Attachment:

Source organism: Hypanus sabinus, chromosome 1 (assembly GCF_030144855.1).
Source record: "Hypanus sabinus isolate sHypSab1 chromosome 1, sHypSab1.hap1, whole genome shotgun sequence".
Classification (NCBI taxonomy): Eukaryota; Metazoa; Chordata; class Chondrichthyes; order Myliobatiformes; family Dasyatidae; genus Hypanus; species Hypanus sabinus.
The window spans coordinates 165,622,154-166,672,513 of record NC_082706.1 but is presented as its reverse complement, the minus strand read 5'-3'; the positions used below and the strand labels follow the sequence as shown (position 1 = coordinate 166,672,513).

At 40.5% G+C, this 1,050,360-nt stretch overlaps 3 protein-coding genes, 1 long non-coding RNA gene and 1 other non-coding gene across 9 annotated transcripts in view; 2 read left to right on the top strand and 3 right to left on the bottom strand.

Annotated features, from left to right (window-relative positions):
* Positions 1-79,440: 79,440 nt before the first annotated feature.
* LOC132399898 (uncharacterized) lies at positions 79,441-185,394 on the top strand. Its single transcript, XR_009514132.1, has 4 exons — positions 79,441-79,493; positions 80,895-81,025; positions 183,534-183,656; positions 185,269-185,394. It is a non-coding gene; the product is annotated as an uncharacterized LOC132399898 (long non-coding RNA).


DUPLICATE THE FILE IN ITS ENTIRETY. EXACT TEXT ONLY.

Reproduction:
Source organism: Hypanus sabinus, chromosome 1 (assembly GCF_030144855.1).
Source record: "Hypanus sabinus isolate sHypSab1 chromosome 1, sHypSab1.hap1, whole genome shotgun sequence".
Classification (NCBI taxonomy): Eukaryota; Metazoa; Chordata; class Chondrichthyes; order Myliobatiformes; family Dasyatidae; genus Hypanus; species Hypanus sabinus.
The window spans coordinates 165,622,154-166,672,513 of record NC_082706.1 but is presented as its reverse complement, the minus strand read 5'-3'; the positions used below and the strand labels follow the sequence as shown (position 1 = coordinate 166,672,513).

At 40.5% G+C, this 1,050,360-nt stretch overlaps 3 protein-coding genes, 1 long non-coding RNA gene and 1 other non-coding gene across 9 annotated transcripts in view; 2 read left to right on the top strand and 3 right to left on the bottom strand.

Annotated features, from left to right (window-relative positions):
* Positions 1-79,440: 79,440 nt before the first annotated feature.
* LOC132399898 (uncharacterized) lies at positions 79,441-185,394 on the top strand. Its single transcript, XR_009514132.1, has 4 exons — positions 79,441-79,493; positions 80,895-81,025; positions 183,534-183,656; positions 185,269-185,394. It is a non-coding gene; the product is annotated as an uncharacterized LOC132399898 (long non-coding RNA).